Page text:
Overseas employees could face new debts in LQA dispute
Screen grab from the Defense Finance and Accounting Service website with information on how to request a debt waiver for erroneous payment of LQA.
Stars and Stripes
STUTTGART, Germany — The Defense Department could soon issue a new wave of debt notices to hundreds of overseas civilians for a series of allowances that are intended to offset the costs of working overseas, military officials said.
In May, nearly 700 overseas workers learned that, without special waivers, they would be required to reimburse the government for all past housing allowances the DOD said they had been paid in error. Now DOD could seek repayment from those same employees on a host of other allowances, adding potentially thousands of dollars in additional debt.
“A number of overseas allowances have been identified as associated with LQA (Living Quarters Allowance),” said Steve Burghardt, a spokesman for the Defense Finance and Accounting Service. “From a DFAS perspective, we understand that for those employees who have received LQA erroneously, these allowances would result in additional debts.”
The prospect of the new debt notices comes just days after U.S. Army Europe said it planned to restore housing allowances to some of its civilians who had been identified as getting allowances “erroneously.”
DFAS is awaiting final guidance from the DOD’s Office of Personnel and Readiness on how to proceed. Lt. Cmdr. Nate Christensen, a DOD spokesman on personnel matters, said it is premature to comment on how workers will be affected.
“The Department is in the process of developing policy guidance regarding associated debts that may have occurred as a result of the erroneous payment of LQA. Once finalized, it will be provided to the force, but at this time it would be inappropriate to comment on draft policy guidance,” Christensen said.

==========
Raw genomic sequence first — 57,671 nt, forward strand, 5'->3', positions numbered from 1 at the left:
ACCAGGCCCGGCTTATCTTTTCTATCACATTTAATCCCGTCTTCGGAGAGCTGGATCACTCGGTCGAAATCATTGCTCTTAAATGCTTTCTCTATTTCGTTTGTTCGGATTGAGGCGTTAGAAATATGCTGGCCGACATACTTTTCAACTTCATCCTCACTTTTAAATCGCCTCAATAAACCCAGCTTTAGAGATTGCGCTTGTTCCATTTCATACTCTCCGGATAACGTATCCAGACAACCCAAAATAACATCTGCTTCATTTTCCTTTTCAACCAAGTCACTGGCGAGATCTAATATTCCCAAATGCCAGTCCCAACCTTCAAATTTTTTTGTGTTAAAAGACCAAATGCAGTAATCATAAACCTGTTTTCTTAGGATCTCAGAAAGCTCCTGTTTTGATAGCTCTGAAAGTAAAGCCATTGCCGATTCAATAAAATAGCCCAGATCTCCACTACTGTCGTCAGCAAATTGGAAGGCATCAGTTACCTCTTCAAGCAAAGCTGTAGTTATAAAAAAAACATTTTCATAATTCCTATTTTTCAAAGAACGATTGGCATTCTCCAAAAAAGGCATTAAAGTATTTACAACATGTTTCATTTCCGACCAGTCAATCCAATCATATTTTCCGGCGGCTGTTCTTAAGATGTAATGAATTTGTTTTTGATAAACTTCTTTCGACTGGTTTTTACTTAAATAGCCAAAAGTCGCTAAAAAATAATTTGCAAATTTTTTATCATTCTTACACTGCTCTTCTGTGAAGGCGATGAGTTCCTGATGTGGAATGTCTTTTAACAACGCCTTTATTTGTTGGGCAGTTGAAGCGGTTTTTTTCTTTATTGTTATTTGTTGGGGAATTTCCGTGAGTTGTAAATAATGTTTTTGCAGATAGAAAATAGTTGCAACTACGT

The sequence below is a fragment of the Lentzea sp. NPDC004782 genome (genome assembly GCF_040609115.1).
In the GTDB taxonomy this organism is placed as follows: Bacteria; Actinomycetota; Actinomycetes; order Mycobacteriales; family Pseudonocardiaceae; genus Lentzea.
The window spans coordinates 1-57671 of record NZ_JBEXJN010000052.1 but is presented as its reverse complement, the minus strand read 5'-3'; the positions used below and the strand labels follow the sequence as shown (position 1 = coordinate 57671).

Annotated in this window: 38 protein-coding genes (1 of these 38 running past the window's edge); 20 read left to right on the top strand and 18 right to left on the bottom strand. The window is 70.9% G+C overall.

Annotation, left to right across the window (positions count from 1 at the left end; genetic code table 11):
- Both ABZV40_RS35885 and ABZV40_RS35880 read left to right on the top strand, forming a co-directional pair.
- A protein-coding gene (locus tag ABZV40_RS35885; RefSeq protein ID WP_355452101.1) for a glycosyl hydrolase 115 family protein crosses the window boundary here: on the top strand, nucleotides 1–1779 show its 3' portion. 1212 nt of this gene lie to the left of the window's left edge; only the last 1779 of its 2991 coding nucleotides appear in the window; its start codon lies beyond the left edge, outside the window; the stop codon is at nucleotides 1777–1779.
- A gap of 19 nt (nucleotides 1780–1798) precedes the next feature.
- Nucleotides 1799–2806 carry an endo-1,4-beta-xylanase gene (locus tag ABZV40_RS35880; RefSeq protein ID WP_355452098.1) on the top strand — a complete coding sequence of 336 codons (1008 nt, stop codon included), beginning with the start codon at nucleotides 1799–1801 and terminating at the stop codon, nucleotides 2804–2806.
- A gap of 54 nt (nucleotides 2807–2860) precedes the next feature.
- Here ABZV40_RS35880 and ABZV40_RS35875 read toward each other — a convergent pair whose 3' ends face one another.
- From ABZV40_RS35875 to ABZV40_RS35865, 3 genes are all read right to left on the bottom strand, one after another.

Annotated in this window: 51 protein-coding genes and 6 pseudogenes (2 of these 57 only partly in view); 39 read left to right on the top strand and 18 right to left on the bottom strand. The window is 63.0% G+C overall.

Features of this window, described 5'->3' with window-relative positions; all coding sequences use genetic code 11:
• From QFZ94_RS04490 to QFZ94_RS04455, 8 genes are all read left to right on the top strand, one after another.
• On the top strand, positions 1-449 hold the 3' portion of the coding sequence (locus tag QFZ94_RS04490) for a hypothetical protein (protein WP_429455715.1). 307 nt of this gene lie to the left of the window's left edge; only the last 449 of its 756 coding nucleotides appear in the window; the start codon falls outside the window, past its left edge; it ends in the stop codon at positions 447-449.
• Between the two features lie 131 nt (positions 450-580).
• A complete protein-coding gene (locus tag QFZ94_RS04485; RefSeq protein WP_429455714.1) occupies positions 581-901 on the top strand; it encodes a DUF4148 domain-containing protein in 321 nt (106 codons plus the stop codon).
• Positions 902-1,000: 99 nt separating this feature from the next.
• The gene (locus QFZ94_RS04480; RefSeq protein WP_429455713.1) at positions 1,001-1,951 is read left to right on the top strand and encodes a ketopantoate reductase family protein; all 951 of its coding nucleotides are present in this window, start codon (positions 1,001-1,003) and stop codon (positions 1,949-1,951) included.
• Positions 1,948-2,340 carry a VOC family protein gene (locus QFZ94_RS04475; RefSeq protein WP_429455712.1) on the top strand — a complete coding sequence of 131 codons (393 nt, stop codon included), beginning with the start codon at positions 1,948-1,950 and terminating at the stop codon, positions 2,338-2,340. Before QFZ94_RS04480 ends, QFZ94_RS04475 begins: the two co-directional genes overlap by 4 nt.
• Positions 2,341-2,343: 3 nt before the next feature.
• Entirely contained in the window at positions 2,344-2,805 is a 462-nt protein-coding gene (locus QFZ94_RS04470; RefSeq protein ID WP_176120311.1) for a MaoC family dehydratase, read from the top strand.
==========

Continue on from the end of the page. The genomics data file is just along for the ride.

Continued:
However, during a recent town hall meeting for Air Force personnel embroiled in the LQA dispute, staffers said they were informed by DFAS officials that six allowances were at issue: Temporary Quarters Subsistence Allowance, known as TQSA; student travel; post-differential; foreign transfer; separation maintenance; and home services.
With potential new debt being added on to past debts incurred, the pending loss of housing allowances, and uncertainly about finding a job stateside, the LQA battle is taking an emotional toll, workers said.
“It takes over your life,” said John Frederick a U.S. Air Forces Europe civilian who was among the 659 employees who were snared in an audit of locally hired personnel overseas. “It’s what you think about when you go to bed at night and what it’s you think about when you wake up in the morning.”
Meanwhile, employees say job prospects in the U.S. are limited, as the DOD is contending with a budget crunch. With some overseas staff also facing the loss of their relocation benefits along with the loss of housing allowances, the financial fallout continues to ripple, employees say.
Joni Thomas, a USAFE civilian who was among those “erroneously” given LQA, has been calling on Congress to intervene with a legislative solution. She is spokeswoman for a group organizing to get benefits restored.
“DOD’s approach to this wrong. It’s an incredible breach of trust that has occurred,” said Thomas. “We’re trying to fight DOD to change this. Not city hall, but the actual DOD. It is overwhelming.”